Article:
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Providing evidence to improve practice

Individual study: Monitoring of bird and bat collisions with wind turbines at the Summerview Wind Power Project, Alberta, 2005–2006

Published source details

Brown W.K. & Hamilton B.L. (2006) Monitoring of bird and bat collisions with wind turbines at the Summerview Wind Power Project, Alberta, 2005–2006. Vision Quest Windelectric report.


This study is summarised as evidence for the intervention(s) shown on the right. The icon shows which synopsis it is relevant to.

Prevent turbine blades from turning at low wind speeds to reduce bat fatalities Bat Conservation

A replicated, controlled before-and-after study in 2005 at a wind farm in an agricultural area of Alberta, Canada (Brown & Hamilton 2006) found that preventing turbine blades from rotating at low wind speeds resulted in fewer bat fatalities than at conventional control turbines. The total number of bat carcasses recovered by searchers was significantly lower at experimental turbines shut down at low wind speeds (64 bats, 40% of total) than at conventional control turbines (95 bats, 60% of total). The number of bat carcasses did not differ significantly between turbines before the experiment (‘experimental’ turbines: 157 bats, 49% of total; ‘control’ turbines: 164 bats, 51% of total). In August 2005, all of 39 turbines were operated using conventional methods. In September 2005, odd numbered turbines (20 of 39) were braked and locked to prevent them from turning at low wind speeds (<4 m/s). Nineteen control turbines were left unaltered. Carcass searches were conducted weekly along transects covering a 140 m2 area around each turbine in August–September 2005.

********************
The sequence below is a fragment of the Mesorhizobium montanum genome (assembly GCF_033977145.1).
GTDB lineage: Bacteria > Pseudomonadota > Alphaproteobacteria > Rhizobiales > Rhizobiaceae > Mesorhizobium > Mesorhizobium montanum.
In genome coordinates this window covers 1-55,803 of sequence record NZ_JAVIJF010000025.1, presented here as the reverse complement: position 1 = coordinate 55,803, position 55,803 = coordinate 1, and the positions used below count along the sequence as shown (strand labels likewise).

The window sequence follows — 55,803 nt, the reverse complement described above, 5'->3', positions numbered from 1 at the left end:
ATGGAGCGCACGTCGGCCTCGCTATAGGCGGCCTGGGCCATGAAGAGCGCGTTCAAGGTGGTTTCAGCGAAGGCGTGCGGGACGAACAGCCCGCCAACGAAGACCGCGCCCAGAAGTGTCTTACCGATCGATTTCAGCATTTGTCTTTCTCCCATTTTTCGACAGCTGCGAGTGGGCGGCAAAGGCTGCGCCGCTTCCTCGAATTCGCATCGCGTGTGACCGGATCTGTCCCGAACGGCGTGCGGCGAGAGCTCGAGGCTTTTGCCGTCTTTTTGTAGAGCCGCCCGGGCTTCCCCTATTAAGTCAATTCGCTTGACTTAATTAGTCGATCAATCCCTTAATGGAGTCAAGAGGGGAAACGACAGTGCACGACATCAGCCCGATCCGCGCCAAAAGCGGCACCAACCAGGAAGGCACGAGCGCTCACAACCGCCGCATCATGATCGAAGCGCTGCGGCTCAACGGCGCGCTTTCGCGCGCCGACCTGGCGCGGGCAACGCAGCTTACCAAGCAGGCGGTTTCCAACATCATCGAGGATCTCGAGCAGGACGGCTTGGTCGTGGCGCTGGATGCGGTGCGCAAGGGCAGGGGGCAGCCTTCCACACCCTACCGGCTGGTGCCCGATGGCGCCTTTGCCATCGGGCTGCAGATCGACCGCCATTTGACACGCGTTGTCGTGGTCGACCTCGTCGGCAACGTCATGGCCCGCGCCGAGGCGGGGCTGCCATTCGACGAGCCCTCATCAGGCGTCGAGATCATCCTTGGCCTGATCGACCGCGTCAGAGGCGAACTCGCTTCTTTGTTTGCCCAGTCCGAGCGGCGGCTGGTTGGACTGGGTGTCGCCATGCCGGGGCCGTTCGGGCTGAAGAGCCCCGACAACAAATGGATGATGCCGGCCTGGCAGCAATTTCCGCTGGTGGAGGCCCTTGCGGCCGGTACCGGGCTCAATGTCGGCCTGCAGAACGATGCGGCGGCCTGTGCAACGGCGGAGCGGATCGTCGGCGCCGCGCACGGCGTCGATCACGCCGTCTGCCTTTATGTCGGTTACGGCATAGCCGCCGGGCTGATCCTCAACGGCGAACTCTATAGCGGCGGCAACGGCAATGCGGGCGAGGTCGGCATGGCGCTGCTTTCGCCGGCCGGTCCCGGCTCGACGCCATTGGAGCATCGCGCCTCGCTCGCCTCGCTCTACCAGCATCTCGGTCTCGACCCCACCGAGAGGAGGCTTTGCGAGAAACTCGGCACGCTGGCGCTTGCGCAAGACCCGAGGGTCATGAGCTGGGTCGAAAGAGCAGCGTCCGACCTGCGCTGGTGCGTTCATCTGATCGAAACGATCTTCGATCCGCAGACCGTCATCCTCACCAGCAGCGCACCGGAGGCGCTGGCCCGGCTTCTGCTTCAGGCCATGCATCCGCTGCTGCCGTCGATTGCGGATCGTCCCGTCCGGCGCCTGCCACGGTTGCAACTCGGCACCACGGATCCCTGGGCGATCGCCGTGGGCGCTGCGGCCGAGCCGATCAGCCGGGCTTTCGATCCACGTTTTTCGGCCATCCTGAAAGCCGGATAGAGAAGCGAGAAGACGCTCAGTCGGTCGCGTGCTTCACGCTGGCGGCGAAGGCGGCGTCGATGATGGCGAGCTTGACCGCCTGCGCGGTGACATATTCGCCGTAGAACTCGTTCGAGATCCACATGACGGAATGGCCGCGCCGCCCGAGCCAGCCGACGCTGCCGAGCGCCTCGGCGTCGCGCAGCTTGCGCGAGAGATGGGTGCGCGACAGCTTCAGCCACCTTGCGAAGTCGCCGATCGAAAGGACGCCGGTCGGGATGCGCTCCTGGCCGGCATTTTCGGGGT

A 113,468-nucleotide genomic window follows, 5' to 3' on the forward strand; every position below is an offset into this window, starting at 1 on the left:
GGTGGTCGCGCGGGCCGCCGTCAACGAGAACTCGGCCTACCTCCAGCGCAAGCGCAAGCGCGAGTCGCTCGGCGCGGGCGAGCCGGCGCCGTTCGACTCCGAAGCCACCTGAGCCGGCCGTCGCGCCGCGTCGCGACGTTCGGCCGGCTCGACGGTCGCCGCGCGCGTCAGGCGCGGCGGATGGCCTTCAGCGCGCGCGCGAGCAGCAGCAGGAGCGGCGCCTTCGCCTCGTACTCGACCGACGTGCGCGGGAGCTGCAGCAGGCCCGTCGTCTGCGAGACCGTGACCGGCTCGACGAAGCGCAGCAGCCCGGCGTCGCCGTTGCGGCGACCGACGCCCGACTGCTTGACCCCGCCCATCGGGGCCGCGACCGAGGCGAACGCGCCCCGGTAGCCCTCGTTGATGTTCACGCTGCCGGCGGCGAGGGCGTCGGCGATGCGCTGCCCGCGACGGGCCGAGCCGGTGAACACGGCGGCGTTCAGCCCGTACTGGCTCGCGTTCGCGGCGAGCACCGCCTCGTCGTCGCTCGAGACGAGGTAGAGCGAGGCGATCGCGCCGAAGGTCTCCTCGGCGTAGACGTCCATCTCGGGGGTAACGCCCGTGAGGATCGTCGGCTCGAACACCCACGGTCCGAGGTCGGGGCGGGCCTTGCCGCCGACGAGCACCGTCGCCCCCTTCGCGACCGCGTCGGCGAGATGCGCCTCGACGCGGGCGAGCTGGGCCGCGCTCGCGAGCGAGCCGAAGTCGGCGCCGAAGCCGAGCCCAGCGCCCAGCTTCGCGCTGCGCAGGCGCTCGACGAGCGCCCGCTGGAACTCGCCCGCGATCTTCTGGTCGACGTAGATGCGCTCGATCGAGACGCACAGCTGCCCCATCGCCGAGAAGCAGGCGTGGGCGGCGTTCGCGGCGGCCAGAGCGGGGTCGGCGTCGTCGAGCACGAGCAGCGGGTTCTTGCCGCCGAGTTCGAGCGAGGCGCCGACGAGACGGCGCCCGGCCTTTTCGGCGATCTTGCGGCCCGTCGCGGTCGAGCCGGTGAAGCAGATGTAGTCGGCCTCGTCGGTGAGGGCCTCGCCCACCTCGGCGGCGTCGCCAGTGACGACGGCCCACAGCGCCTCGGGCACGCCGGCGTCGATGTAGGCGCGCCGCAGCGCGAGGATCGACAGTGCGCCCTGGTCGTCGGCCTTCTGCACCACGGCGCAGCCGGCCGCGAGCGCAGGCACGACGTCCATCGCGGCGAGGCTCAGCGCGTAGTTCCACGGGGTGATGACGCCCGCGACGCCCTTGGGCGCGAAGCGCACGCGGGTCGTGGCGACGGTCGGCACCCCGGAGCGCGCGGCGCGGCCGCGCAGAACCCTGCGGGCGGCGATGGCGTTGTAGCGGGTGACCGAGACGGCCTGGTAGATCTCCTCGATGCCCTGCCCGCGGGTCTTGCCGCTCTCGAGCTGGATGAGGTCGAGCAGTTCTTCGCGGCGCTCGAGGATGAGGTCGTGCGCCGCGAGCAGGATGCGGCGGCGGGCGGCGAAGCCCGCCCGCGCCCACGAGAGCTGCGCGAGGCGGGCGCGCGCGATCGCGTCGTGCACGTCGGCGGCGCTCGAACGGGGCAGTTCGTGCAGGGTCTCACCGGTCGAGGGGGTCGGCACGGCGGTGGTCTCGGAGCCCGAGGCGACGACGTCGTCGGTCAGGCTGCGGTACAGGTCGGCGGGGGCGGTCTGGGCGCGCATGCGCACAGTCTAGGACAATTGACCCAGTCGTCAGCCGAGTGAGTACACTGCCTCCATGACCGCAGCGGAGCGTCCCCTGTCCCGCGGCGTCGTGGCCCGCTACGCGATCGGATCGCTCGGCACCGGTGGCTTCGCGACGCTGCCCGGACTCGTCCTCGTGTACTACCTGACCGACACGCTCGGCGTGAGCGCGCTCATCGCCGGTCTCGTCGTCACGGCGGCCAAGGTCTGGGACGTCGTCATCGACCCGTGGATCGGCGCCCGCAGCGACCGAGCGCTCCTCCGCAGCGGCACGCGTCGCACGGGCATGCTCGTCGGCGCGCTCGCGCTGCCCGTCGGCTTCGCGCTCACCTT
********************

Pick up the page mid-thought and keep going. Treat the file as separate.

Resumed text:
(Summarised by Anna Berthinussen)